Coach Peter Moores is now looking ahead to the summer and the return series against New Zealand, which is followed by four Tests against South Africa.

Their options for both series would be improved considerably if they could call upon the services of Lancashire all-rounder Flintoff, who is now playing again following a fourth operation on his troublesome left ankle.

But England are remaining patient over the 30-year-old Ashes hero and are willing to give him time to recover his match sharpness and fitness before they consider recalling him.

“We’re deliberately not putting a date on it,” stressed Moores. “He’s got to be fit and feeling good about himself first.

“Andrew’s progress is very promising. He’s bowling and the reports back are good. The key for him is not to push it until he feels very happy in himself and the medical staff are very happy at where he’s at.

flintoff.jpg“When he’s in the right sort of form then we will make the decision of how and where he will fit into that England team.

“It’s nice he’s progressing so well because as a cricketer he’s one of those player that can make a real difference.”

Flintoff, who featured in all but one of Lancashire’s games on their pre-season tour in Dubai, has targeted that first Test against New Zealand on May 15 as a possible return date.

But with England winning their last two Tests against the Kiwis and both Matthew Hoggard and Steve Harmison also competing for places in the side after being dropped, they can possibly afford to wait for the return of Flintoff.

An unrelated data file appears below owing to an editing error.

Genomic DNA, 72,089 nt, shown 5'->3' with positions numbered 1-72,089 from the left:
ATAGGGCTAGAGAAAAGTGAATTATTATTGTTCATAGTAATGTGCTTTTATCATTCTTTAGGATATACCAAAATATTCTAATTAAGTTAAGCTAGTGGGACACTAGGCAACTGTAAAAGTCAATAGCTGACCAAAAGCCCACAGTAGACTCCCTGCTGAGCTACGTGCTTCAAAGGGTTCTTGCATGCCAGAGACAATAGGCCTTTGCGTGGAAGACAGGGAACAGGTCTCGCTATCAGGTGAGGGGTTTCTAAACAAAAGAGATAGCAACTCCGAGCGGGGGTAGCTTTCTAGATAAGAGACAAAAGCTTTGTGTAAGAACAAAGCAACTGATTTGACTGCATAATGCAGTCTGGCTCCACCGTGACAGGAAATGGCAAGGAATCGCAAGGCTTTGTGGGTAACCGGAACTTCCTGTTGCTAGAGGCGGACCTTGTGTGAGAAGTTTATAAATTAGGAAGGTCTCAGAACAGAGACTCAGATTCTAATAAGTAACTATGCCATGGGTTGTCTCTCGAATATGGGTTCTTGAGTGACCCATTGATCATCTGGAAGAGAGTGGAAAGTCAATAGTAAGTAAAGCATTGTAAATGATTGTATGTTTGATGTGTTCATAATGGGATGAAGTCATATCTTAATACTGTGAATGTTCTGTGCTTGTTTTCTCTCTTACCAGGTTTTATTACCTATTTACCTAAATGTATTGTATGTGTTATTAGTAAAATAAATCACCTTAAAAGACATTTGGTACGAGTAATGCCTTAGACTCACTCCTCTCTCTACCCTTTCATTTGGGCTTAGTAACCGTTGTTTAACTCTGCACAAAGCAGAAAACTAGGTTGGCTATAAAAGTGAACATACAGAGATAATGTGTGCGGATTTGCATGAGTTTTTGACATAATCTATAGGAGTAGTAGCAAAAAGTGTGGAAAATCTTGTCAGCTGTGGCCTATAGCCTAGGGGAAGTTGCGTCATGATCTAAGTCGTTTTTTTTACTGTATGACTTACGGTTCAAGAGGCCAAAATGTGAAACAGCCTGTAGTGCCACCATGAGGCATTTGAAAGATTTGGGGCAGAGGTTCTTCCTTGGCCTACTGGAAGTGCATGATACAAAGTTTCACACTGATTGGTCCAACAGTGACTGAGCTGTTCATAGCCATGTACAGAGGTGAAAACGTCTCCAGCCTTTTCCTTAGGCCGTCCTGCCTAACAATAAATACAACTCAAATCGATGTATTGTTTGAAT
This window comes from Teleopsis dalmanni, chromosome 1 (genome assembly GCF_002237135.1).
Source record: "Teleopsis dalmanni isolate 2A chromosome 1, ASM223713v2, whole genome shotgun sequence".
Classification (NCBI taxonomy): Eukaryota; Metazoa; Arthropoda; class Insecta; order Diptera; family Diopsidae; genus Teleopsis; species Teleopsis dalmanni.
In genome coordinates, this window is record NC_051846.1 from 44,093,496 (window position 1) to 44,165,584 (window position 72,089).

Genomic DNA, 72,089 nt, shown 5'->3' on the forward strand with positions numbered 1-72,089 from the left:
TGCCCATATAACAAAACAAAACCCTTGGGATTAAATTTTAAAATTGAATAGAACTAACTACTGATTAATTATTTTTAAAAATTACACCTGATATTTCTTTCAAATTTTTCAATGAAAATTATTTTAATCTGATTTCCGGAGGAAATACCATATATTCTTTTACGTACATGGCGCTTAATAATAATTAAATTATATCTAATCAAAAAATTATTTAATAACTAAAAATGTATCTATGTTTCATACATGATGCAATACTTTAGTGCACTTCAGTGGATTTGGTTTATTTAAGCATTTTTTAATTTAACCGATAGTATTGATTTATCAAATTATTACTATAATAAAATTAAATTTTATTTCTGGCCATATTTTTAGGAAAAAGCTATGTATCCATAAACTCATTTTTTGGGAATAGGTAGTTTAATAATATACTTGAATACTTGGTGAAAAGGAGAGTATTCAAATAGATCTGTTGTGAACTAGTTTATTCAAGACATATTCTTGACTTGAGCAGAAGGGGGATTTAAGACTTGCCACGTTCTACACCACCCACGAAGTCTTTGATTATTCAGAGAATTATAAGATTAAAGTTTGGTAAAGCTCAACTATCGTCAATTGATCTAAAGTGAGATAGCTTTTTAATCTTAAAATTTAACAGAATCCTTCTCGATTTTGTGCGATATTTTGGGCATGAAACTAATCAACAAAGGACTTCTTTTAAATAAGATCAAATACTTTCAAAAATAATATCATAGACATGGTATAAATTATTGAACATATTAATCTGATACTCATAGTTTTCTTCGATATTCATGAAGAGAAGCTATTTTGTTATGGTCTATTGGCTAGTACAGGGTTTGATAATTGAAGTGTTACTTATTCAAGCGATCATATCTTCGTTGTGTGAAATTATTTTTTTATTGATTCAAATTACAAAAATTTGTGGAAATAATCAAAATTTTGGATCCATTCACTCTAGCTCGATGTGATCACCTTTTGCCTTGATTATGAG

“The progression he’s going through at the moment with Lancashire is for him to get stuck into the season,” said Moores.

“Naturally that will happen and he’ll get a chance to play as a batsman and a bowler and get battle-hardened again in county cricket after a reasonable time out.”

Flintoff could possibly play 23 days of senior cricket before the first Test with matches for the MCC against Sussex in the traditional season curtain-raiser and all of Lancashire’s fixtures before then.


Monty Panesar delivered a career-best performance as England completed a comprehensive 121-run victory over New Zealand to end a three-year wait for an overseas Test series win.

monty_panesar.jpgThe left-arm spinner claimed six for 126 as New Zealand were finally dismissed for 431 shortly after lunch on the final day of the third Test after being set an unlikely victory target of 553.

England’s victory parade was briefly held up by Kiwi debutant Tim Southee, who delighted the crowd with a whirlwind 40-ball 77 not out at the end.

Panesar’s figures eclipsed his previous Test best of six for 129 against West Indies at Old Trafford last summer, and it was his seventh five-wicket haul in 26 appearances.